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Tuesday, May 06, 2008

Sons-Worshiping: A Comment On Matt Kemp

SOSG, long a 6-4-2 favorite, has a good piece about Matt Kemp's odd failure to gain acceptance as an everyday player, especially in light of his recent NL Player of the Week award.
It's been almost two years since any Dodger won Player of the Week honors, and Kemp's is well deserved. And it got me thinking about Kemp, who by virtue of being a young kid (he's 23) in a crowded and expensive outfield, has had his entire career with the Dodgers encircled by a cloud of speculation that he would be traded somewhere, anywhere.

I've felt like this wasn't a fair sentiment to be directed at Kemp alone, given his signs of his prodigious offensive and defensive potential that we've seen to date. But to be fair, while we at SoSG rallied a campaign around James Loney, we haven't yet struck up the band to play for Matt Kemp. And it almost seems like, in reading blog posts and comments, there are those who are predisposed to dislike him, despite his amazing potential.

Allow me to suggest here and now that the real issue is Ned Colletti's preponderance of what passes for depth, along with an inverted sense of what the Dodgers' depth chart should really look like. Why, just today, we discovered that Joe Torre is in the process of burying Andre Ethier behind Juan Pierre. We need stories, and the story of the Ned Colletti Dodgers is that of preventing kids from playing whenever a contractual albatross stands in the way of that playing time. Does anyone seriously believe that Blake DeWitt or a healthy Andy LaRoche* would be playing third base ahead of Nomar Garciaparra? Those of us standing incredulously outside of the three-ring circus in Chavez Ravine bang the drums labeled "play the kids" ceaselessly, yet Colletti makes the same mistakes over and over again.

Nomar is, in fact, a great set of horns on which to hang some of these problems because it was his extended absence last year that forced the Dodgers into trying out James Loney in the first place, and he serves much the same function for DeWitt and LaRoche this year. Uneven as Kemp's playing time has been, it's nothing that a good, old-fashioned grade-II quad strain couldn't correct.

But at last, we have to ask why these kinds of mistakes stutter on into the night, year after year. It seems to me there's a "Los Angeles won't tolerate a rebuilding year" mantra that's untrue in at least two dimensions, first from the standpoint that the market won't tolerate kids learning on the job, and second from the ill-considered notion that veteran players will perform better than the group of kids the Dodgers have now. That attitude stems directly from the team's risk-averse ownership, a subject I touched on recently; that is, the real problem is that the Dodgers, from ownership on down, are more concerned about looking good or being second-guessed than about actual winning.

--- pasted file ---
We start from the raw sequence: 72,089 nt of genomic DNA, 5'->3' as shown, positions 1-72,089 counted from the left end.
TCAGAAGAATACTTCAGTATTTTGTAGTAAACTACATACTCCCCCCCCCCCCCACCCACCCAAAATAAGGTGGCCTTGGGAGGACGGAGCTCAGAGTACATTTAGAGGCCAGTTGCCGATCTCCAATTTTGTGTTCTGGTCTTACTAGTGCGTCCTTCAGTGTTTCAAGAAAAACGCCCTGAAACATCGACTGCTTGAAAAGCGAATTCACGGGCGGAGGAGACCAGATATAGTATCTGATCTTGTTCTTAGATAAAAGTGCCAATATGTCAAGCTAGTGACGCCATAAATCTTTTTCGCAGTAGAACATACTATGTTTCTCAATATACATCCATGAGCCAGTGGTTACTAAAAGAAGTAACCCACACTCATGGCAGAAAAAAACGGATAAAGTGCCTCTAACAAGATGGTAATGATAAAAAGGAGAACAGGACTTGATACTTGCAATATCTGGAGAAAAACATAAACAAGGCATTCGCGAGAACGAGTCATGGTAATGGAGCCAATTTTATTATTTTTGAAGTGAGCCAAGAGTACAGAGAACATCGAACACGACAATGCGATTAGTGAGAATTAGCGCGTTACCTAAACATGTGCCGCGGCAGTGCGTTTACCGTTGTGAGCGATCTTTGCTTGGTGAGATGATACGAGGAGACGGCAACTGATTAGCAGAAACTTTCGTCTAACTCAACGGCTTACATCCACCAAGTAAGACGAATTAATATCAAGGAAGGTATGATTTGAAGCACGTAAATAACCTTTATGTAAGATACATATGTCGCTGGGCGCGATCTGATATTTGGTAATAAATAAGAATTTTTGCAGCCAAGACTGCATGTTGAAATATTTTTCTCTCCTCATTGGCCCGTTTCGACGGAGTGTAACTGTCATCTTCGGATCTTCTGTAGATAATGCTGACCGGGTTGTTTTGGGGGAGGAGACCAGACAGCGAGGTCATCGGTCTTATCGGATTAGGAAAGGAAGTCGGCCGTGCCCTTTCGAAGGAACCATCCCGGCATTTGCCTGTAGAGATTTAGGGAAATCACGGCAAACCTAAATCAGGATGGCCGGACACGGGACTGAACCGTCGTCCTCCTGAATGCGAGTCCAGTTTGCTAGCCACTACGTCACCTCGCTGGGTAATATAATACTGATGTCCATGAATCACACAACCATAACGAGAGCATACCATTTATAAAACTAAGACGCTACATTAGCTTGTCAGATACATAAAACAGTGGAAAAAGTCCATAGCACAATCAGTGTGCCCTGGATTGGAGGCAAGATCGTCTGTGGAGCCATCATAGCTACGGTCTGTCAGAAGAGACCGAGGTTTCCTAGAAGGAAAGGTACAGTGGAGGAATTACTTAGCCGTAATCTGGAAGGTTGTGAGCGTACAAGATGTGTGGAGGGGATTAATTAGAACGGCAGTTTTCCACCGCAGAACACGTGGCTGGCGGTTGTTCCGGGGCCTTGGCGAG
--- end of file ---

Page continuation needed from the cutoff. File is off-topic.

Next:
Update: Joe Sheehan lumps the Dodgers' roster into its logical three categories, Logan White, Paul DePodesta, and Ned Colletti, and makes the "it's brighter when the sun is out" observation that that "Colletti’s players are all of the dead weight, for the roster and on the payroll".

I’ve said this before, but I don’t think I’ve ever written it: had the Dodgers sent Colletti on a six-month cruise starting November 1, 2006, they would have won the NL West in 2007. ... As his own players come to populate the roster, though, Ned Colletti seems more and more like someone promoted past his level, the Peter Bavasi Principle in action.

*How is it that the Dodgers ended up with two kids with mixed-case names at third?

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Rob, first of all thanks for the nice words. I thought about this piece for a while as it was stimulated by a backyard conversation with a neighbor that I had had, months ago. I was trying not to make it too much of a race issue; on the other hand, it was pretty clear to me that there could have been an undertone of race that was at least worthy of mention. Your point on the Colletti failing is dead on, however, great point.

What I'm really commenting on, however, is the mixed-case players issue. Should we try to get back Paul LoDuca on the team? Is this McCourt's plan for saving franchise costs by stitching smaller letters on the jerseys? Conspiracy theorists are taking note.

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